CHILDREN’S BOOK / BODY-POSITIVITY / HAIR POSITIVITY: Pumpkin finds her Queen by Bianca Flanders, illustrations by Zinelda McDonald, published by LAPA Uitgewers (2019)

Pumpkin finds her Queen (published 2019 by LAPA Uitgewers): review

Pumpkin finds her Queen by Bianca Flanders; illustrations by Zinelda McDonald. Also available in Afrikaans as Prinses Pampoenit (translation by Jaco Jacobs).
Publisher: LAPA Uitgewers (2019).

Acclaimed actress Bianca Flanders has written an enchanting and charming book. ‪It’s a delight.

A little girl Pumpkin Pie (she is about five years old) is freaked out by her curly hair. She longs to be like some of her friends who have straight hair which is compliant and remains in place; contained by clips and hair restraints. Pumpkin Pie is sad. She feels like a pariah and does her best to tame her locks – squashing, yanking, pulling- trying to straighten her curls. Luckily her sister is aware of the situation and she shows Pumpkin Pie that the world is made up of difference and that beauty lies in difference.

Pumpkin Pie is able to embrace her hair and celebrate the splendour of her locks. She discovers that her hair is a repository; a treasure trove; a container of clips and wondrous objects (Lego, Zoo Biscuits, a flag).

Pumpkin finds her Queen is a delight for youngsters (from 18 months and up) and is a pleasure to read for adults reading to little ones. I reckon that a verbal child from two would love this book. I loved reading it. That is important. It can be excruciating reading books to little ones. Often books are conceptualised with good intentions but when read out aloud, it can be very tiresome as one stumbles verbally through complex rhymes and sequences.

Flanders has conjured up a transfiguration of the physical through magical realism. Zinelda McDonald’s quirky illustrations are in synch with the rhythm of the dialogue. The text goes “boing” and “ping” across the pages.

The text is pared down. We don’t get a lecture encouraging kids to be proud of who they are and to chant daily affirmations. The book doesn’t come across as a morality story. I think that Flanders’ work in live performance is evident in the way the tale is told. The story – especially when read out aloud – has a sense of a performance – with “sounds” which crackle off the page. Flanders: “I would imagine my world as a performer has definitely informed the book. I don’t think I would be able to get away from that. When I wrote it I also tried to remember that I’m writing for a little person, with thoughts and feelings and ideas. I wrote the book that I would’ve enjoyed as a child. Because the book is for kids I knew that there was room to really have fun with illustrations. Little people have such vivid imaginations and I wanted the book to reflect that. When I spoke to Zinelda about the illustrations, I thought it would be nice to use magical realism. So we see the reality of how Pumpkin looks, and then we see how she sees her hair. The contrast is wonderful.”

The genesis of the story goes back to Flanders’ issues with her hair when she was growing up. “As a little girl, I spent a lot of time stressing about what I looked like. Learning how to like my hair was a long and difficult journey. I think I only stopped straightening my hair when I was about 14. I was introduced to the songs of India Arie and that played a massive role in me deciding to wear my hair curly. I remember the first day I went to school with curly hair, I was so nervous. It felt like such a big deal.” [India Arie is an American R&B and soul singer. In the song, I Am Not My Hair from her 2006 album, Testimony: Vol. 1, Life & Relationship, she reflects that she has “always been black” and that even when she “tried it all”, her hair “had a lumpy curly top and all that crap” and now she is “Just tryin’ to be appreciated.”]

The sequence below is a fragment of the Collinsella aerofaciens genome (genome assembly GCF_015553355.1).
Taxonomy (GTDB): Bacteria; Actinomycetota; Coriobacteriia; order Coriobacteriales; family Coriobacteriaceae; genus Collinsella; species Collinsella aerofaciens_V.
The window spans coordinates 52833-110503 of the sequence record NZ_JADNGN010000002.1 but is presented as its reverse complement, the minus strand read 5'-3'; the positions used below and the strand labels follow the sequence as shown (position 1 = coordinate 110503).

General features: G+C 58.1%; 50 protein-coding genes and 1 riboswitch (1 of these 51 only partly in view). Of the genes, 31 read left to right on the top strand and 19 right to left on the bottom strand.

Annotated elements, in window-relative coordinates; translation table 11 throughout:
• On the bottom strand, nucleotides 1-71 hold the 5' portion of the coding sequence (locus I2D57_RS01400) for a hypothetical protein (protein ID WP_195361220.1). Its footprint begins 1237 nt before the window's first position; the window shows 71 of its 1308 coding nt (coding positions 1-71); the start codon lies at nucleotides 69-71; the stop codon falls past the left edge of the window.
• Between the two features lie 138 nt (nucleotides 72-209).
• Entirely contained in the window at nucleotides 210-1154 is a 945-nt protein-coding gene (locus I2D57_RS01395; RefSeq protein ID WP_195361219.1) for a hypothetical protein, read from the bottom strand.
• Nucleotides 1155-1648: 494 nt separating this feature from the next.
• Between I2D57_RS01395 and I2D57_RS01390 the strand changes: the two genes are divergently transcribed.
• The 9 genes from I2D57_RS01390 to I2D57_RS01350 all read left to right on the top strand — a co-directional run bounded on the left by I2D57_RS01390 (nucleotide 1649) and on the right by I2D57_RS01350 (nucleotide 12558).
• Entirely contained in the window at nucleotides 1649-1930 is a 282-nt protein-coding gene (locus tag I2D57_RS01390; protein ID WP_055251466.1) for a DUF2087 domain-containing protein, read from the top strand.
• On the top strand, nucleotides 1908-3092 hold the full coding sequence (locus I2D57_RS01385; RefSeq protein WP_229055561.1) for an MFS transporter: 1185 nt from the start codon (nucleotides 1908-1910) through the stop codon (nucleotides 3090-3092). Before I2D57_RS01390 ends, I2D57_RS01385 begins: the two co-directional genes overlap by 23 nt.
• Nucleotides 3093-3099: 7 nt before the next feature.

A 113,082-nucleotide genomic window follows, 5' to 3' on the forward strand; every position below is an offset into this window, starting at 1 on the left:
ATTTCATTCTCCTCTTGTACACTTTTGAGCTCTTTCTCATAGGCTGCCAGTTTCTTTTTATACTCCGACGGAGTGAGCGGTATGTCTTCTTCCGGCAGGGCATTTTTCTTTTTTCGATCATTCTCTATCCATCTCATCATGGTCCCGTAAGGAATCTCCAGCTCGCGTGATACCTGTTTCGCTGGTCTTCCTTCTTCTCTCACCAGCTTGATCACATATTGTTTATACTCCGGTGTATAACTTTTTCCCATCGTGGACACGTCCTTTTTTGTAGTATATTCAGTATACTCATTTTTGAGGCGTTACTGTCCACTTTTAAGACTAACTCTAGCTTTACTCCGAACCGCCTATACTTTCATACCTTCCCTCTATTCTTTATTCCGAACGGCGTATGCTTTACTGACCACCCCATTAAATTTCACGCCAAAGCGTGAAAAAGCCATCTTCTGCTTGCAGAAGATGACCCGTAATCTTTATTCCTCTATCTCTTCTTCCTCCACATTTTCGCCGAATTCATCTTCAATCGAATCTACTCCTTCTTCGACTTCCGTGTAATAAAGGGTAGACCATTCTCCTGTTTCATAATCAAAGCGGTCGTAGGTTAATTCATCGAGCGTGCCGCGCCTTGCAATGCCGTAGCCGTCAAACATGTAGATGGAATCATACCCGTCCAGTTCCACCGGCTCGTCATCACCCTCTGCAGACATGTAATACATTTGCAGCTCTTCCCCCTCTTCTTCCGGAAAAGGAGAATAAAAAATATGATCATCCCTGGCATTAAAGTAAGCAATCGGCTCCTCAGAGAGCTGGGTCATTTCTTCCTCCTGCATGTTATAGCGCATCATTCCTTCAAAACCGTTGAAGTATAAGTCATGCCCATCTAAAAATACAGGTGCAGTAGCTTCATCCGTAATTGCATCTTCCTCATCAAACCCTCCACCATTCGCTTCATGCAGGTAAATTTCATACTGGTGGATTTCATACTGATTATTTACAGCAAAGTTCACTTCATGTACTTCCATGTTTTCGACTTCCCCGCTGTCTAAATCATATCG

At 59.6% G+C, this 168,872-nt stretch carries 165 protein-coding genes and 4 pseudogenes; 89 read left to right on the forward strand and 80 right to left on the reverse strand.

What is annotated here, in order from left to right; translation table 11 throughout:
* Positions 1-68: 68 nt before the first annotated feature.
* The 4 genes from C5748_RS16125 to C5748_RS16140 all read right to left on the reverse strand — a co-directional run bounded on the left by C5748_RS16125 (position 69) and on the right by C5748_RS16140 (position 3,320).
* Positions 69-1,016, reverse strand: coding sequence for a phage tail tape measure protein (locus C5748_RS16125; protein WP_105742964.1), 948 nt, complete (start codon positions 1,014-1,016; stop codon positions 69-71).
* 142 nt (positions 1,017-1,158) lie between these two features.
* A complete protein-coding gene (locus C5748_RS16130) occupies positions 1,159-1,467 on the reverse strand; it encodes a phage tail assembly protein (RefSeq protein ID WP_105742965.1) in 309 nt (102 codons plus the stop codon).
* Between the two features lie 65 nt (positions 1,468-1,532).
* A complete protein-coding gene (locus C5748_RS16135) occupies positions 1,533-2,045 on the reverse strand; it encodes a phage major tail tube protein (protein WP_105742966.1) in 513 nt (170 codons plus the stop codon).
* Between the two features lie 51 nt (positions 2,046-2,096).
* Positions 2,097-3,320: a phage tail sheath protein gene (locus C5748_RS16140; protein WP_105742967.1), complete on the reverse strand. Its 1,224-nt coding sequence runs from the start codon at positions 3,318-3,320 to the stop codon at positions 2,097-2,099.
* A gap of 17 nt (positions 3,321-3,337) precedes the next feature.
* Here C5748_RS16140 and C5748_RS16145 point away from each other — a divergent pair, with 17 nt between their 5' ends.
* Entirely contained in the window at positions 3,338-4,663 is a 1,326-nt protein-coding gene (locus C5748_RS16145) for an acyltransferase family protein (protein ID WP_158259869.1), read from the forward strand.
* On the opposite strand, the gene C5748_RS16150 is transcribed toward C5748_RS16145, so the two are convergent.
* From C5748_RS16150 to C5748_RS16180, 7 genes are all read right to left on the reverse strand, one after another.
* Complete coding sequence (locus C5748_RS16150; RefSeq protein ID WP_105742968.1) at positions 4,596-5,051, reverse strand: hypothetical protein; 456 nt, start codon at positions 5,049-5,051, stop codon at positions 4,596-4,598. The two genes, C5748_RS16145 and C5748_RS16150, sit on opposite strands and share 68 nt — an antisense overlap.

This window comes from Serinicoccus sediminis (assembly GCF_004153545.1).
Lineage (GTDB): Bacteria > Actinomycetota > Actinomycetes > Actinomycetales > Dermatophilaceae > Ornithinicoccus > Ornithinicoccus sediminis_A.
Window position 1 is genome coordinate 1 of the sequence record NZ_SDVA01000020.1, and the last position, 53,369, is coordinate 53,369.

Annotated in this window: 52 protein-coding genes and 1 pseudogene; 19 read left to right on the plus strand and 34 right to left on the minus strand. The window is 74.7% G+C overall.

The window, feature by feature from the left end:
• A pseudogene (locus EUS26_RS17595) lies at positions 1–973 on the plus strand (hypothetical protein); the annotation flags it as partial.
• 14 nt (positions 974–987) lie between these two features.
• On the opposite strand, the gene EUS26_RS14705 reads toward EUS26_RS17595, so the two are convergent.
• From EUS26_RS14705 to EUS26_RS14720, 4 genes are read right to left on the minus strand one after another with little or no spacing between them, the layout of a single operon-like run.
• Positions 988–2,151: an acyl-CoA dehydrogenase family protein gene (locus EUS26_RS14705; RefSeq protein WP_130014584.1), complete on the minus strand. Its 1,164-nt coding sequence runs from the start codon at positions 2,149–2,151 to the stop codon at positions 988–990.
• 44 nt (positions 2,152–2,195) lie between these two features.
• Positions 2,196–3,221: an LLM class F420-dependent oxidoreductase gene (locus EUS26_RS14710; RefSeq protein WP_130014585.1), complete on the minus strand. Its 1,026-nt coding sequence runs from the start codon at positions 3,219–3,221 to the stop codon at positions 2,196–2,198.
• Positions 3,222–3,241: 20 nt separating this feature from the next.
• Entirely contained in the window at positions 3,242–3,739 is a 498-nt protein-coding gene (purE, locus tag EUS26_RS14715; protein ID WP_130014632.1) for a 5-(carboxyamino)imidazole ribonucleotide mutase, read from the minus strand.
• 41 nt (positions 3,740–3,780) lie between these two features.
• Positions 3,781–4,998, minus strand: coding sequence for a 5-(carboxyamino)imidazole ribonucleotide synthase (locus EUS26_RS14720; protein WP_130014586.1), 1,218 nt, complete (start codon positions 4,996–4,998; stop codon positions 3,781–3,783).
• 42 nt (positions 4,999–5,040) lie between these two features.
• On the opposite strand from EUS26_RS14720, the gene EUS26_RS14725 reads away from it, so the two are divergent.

For Flanders, writing Pumpkin finds her Queen is about actively presenting body positive role models -across demographic, colour, gender- for young readers. Hair has been a major issue at some South African schools with blatant racial profiling – presented as grooming and deportment. So l-called unruly hair (anything but straight) is often deemed as untidy but has nothing to do with order and everything to do with colour: Flanders: “It is important to create the heroes/heroines we never had. As a brown female in South Africa, I never got to read about someone who looked like me. There are many authors doing wonderful work on expanding the range of literature and that excites me. I think that everyone should be able to see themselves represented in art, whether it be a film, a painting, music or a children’s book.”

Pumpkin finds her Queen is a fun book with an important message, which is conveyed vibrantly through a celebration of Pumpkin and her magical locks. I loved this book. It is a treat for youngsters and a pleasure for those who are reading out loud to tots.

Book details:

Pumpkin finds her Queen – also published in Afrikaans as Prinses Pampoenit (translation by Jaco Jacobs)

Publisher: LAPA Uitgewers

Concept and text: Bianca Flanders

Illustrations: Zinelda McDonald

Recommended retail price: R140

Buy online:

Bookshops: should be available in South Africa, at major book stores like Exclusives, Wordsworths and The Book Lounge.

Unable to find in-store: e-mail:

Still unable to order a copy and not getting anywhere on internet: call 012 401 0700 or 086 720 1583 (the 012 is the code for Pretoria, South Africa)

If you live out of South Africa – or in South Africa and cannot locate the book, e-mail: or see